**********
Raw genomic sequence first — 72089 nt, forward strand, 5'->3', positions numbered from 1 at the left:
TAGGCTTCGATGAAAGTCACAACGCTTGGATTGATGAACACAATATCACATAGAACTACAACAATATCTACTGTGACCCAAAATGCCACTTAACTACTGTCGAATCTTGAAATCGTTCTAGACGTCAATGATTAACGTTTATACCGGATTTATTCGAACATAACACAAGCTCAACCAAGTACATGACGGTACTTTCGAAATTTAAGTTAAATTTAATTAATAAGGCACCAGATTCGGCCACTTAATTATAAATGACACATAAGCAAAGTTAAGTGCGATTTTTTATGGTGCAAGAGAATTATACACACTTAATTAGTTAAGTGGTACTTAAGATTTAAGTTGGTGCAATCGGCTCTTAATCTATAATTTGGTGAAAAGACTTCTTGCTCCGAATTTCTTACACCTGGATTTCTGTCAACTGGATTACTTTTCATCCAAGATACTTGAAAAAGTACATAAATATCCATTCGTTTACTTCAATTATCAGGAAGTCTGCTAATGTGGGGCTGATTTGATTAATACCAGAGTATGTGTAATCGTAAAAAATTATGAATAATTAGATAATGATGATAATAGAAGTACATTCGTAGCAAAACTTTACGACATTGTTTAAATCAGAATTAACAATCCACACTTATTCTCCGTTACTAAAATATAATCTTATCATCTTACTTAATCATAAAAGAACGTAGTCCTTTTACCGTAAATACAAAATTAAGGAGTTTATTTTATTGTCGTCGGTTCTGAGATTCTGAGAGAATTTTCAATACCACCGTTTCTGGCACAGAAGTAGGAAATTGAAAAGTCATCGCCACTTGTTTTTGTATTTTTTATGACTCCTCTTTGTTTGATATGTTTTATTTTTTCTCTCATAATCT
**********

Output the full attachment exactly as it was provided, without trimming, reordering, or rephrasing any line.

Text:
Raw genomic sequence first — 72089 nt, forward strand, 5'->3', positions numbered from 1 at the left:
TAGGCTTCGATGAAAGTCACAACGCTTGGATTGATGAACACAATATCACATAGAACTACAACAATATCTACTGTGACCCAAAATGCCACTTAACTACTGTCGAATCTTGAAATCGTTCTAGACGTCAATGATTAACGTTTATACCGGATTTATTCGAACATAACACAAGCTCAACCAAGTACATGACGGTACTTTCGAAATTTAAGTTAAATTTAATTAATAAGGCACCAGATTCGGCCACTTAATTATAAATGACACATAAGCAAAGTTAAGTGCGATTTTTTATGGTGCAAGAGAATTATACACACTTAATTAGTTAAGTGGTACTTAAGATTTAAGTTGGTGCAATCGGCTCTTAATCTATAATTTGGTGAAAAGACTTCTTGCTCCGAATTTCTTACACCTGGATTTCTGTCAACTGGATTACTTTTCATCCAAGATACTTGAAAAAGTACATAAATATCCATTCGTTTACTTCAATTATCAGGAAGTCTGCTAATGTGGGGCTGATTTGATTAATACCAGAGTATGTGTAATCGTAAAAAATTATGAATAATTAGATAATGATGATAATAGAAGTACATTCGTAGCAAAACTTTACGACATTGTTTAAATCAGAATTAACAATCCACACTTATTCTCCGTTACTAAAATATAATCTTATCATCTTACTTAATCATAAAAGAACGTAGTCCTTTTACCGTAAATACAAAATTAAGGAGTTTATTTTATTGTCGTCGGTTCTGAGATTCTGAGAGAATTTTCAATACCACCGTTTCTGGCACAGAAGTAGGAAATTGAAAAGTCATCGCCACTTGTTTTTGTATTTTTTATGACTCCTCTTTGTTTGATATGTTTTATTTTTTCTCTCATAATCT